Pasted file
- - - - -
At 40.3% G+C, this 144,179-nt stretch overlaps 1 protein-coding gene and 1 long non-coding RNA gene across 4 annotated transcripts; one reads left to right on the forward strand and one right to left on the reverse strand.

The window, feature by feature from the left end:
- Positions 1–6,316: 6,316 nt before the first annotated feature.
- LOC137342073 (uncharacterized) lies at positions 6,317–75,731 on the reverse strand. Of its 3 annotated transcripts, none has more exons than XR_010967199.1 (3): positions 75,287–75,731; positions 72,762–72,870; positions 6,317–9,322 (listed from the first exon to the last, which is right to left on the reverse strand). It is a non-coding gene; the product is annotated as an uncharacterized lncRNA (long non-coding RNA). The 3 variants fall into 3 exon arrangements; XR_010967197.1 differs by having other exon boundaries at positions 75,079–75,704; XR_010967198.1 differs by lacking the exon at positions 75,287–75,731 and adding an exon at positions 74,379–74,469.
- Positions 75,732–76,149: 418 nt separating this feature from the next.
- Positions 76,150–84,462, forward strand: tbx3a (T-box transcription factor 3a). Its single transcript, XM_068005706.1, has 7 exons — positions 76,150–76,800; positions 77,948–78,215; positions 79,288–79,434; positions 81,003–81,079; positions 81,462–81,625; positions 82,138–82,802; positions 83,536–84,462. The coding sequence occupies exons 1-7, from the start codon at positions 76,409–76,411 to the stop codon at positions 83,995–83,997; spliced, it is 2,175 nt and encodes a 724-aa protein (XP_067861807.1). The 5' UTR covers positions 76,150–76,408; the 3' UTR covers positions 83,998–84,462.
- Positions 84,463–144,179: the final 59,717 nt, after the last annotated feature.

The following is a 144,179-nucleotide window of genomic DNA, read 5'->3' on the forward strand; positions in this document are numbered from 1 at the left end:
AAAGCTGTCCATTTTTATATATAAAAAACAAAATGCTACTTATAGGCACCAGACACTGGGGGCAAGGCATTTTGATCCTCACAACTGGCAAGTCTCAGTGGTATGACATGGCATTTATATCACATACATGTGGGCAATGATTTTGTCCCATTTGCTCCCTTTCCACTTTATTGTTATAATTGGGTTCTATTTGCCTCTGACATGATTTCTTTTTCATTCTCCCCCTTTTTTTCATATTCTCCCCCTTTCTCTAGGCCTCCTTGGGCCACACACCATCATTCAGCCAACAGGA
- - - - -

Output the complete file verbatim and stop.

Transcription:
At 40.3% G+C, this 144,179-nt stretch overlaps 1 protein-coding gene and 1 long non-coding RNA gene across 4 annotated transcripts; one reads left to right on the forward strand and one right to left on the reverse strand.

The window, feature by feature from the left end:
- Positions 1–6,316: 6,316 nt before the first annotated feature.
- LOC137342073 (uncharacterized) lies at positions 6,317–75,731 on the reverse strand. Of its 3 annotated transcripts, none has more exons than XR_010967199.1 (3): positions 75,287–75,731; positions 72,762–72,870; positions 6,317–9,322 (listed from the first exon to the last, which is right to left on the reverse strand). It is a non-coding gene; the product is annotated as an uncharacterized lncRNA (long non-coding RNA). The 3 variants fall into 3 exon arrangements; XR_010967197.1 differs by having other exon boundaries at positions 75,079–75,704; XR_010967198.1 differs by lacking the exon at positions 75,287–75,731 and adding an exon at positions 74,379–74,469.
- Positions 75,732–76,149: 418 nt separating this feature from the next.
- Positions 76,150–84,462, forward strand: tbx3a (T-box transcription factor 3a). Its single transcript, XM_068005706.1, has 7 exons — positions 76,150–76,800; positions 77,948–78,215; positions 79,288–79,434; positions 81,003–81,079; positions 81,462–81,625; positions 82,138–82,802; positions 83,536–84,462. The coding sequence occupies exons 1-7, from the start codon at positions 76,409–76,411 to the stop codon at positions 83,995–83,997; spliced, it is 2,175 nt and encodes a 724-aa protein (XP_067861807.1). The 5' UTR covers positions 76,150–76,408; the 3' UTR covers positions 83,998–84,462.
- Positions 84,463–144,179: the final 59,717 nt, after the last annotated feature.

The following is a 144,179-nucleotide window of genomic DNA, read 5'->3' on the forward strand; positions in this document are numbered from 1 at the left end:
AAAGCTGTCCATTTTTATATATAAAAAACAAAATGCTACTTATAGGCACCAGACACTGGGGGCAAGGCATTTTGATCCTCACAACTGGCAAGTCTCAGTGGTATGACATGGCATTTATATCACATACATGTGGGCAATGATTTTGTCCCATTTGCTCCCTTTCCACTTTATTGTTATAATTGGGTTCTATTTGCCTCTGACATGATTTCTTTTTCATTCTCCCCCTTTTTTTCATATTCTCCCCCTTTCTCTAGGCCTCCTTGGGCCACACACCATCATTCAGCCAACAGGA